WASHINGTON — Civil and human rights advocates Tuesday denounced a leaked Obama administration “white paper” that sets out the legal justification for killing U.S. citizens suspected of being members of al-Qaida, an issue certain to arise during the confirmation hearing Thursday of White House counterterrorism adviser John Brennan to be CIA director.
The White House on Tuesday defended the practice of targeted killing, for which Brennan is a key overseer, as “legal … ethical and … wise.” But spokesman Jay Carney rejected calls by lawmakers and others for the administration to release a secret 2010 Justice Department legal opinion on which the leaked Justice Department white paper was based.
Sen. Dianne Feinstein, D-Calif., who chairs the Senate Intelligence Committee that will consider Brennan’s nomination, acknowledged that the panel had received the white paper as a “confidential document” in June.
The memo has allowed the committee “to conduct appropriate and probing insight into the use of lethal force,” and its release permits the public to “review and judge the legality of these operations,” she said.
She said the panel will continue pressing for the secret legal opinion written by the Justice Department’s Office of Legal Counsel, which she said contains “details not outlined in this particular white paper.”
Separately, eight Democratic and three Republican senators sent a letter Monday to President Barack Obama asking that he give Congress “any and all legal opinions that lay out the executive branch’s official understanding of the president’s authority to deliberately kill Americans.”
The Obama administration has refused for years to make public the legal opinion on which it has based its use of unmanned drones to target American citizens it accuses of being affiliated with al-Qaida, most notably Anwar al-Awlaki, the spiritual leader of al-Qaida’s Yemen affiliate.
The 16-page Justice Department white paper became public late Monday after it was leaked to NBC News. It asserts that the government has the constitutional power to kill a U.S. citizen who is believed to be a leader of al-Qaida or an “associated force” and is in another country “actively engaged in planning operations to kill Americans.”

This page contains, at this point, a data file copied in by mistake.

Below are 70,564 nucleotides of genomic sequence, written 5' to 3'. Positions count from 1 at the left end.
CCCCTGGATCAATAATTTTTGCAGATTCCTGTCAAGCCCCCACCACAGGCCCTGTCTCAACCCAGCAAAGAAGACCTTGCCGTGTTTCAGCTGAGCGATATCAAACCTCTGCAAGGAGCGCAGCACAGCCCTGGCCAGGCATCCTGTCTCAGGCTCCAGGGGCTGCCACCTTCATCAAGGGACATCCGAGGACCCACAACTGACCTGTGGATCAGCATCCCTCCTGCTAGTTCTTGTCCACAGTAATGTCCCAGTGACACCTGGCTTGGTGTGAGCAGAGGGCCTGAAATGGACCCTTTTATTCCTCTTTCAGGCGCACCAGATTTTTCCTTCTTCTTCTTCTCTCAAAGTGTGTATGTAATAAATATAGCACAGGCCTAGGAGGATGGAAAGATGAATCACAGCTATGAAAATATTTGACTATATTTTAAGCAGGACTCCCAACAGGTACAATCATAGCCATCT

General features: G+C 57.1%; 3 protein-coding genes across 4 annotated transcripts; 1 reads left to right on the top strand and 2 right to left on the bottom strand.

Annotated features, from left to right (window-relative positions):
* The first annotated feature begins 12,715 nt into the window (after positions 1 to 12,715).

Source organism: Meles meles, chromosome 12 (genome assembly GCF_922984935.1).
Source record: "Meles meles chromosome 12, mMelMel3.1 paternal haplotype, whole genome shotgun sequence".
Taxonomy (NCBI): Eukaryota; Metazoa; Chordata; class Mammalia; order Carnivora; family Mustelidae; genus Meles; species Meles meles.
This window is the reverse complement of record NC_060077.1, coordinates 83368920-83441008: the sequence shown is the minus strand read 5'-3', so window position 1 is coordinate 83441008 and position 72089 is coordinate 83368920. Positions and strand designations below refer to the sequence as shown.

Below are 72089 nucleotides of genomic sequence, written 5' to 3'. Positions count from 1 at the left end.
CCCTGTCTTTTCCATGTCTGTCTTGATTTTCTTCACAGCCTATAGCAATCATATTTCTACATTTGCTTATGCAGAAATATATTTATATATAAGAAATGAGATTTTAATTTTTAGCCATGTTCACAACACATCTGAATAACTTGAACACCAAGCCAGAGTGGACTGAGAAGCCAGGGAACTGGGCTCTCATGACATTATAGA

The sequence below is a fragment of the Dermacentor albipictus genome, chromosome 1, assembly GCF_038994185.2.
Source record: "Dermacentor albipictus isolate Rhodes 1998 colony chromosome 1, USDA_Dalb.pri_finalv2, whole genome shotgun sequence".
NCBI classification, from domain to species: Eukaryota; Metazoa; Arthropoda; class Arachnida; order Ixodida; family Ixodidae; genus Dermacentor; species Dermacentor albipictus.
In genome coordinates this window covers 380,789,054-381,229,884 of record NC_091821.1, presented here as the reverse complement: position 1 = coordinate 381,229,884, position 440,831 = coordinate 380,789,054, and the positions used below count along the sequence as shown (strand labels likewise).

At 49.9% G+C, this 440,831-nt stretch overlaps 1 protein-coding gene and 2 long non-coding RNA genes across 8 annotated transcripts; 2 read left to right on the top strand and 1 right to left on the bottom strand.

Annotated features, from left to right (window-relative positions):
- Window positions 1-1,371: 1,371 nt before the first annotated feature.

The unclassified and undated memo says that three conditions must be met: “An informed, high-level official of the U.S. government has determined that the targeted individual poses an imminent threat of violent attack against the United States; (2) capture is infeasible, and the United States continues to monitor whether capture becomes feasible; and (3) the operation would be conducted in a manner consistent with applicable law of war principles.”
Civil and human rights experts said the paper jumbles international and U.S. law. They also rejected the administration’s assertion that the president’s sweeping authority to kill Americans abroad is beyond court review as well as what they called an exaggerated rewrite of the legal definition of imminent threat.
Targeted killing, which began under former President George W. Bush, officially remains a classified CIA program. To date, it is known to involve only missile strikes by unmanned aircraft in Pakistan, Somalia and Yemen against what U.S. officials say are leaders of al-Qaida and “associated groups” plotting imminent attacks on U.S. targets.
An estimated 3,500 people have been killed in the strikes, the vast majority in Pakistan’s tribal area bordering Afghanistan, a region largely outside government control where al-Qaida and allied militants have found sanctuary among Pakistani and Afghan insurgents. The Obama administration says the attacks have decimated the ranks of the terrorist network responsible for the 9/11 attacks, but human rights groups and residents say a large number of civilians have died.
At least three Americans have been among those killed by drones, all in Yemen. Two were killed in the same Sept. 30, 2011, strike: al-Awlaki, who was born in New Mexico and who Obama administration officials claim was the operations chief of al-Qaida’s Arabian Peninsula branch; and Samir Khan, an Islamist writer who grew up in New York City. Al-Awlaki’s teenage son, who was born in Colorado, died in a separate drone strike two weeks later.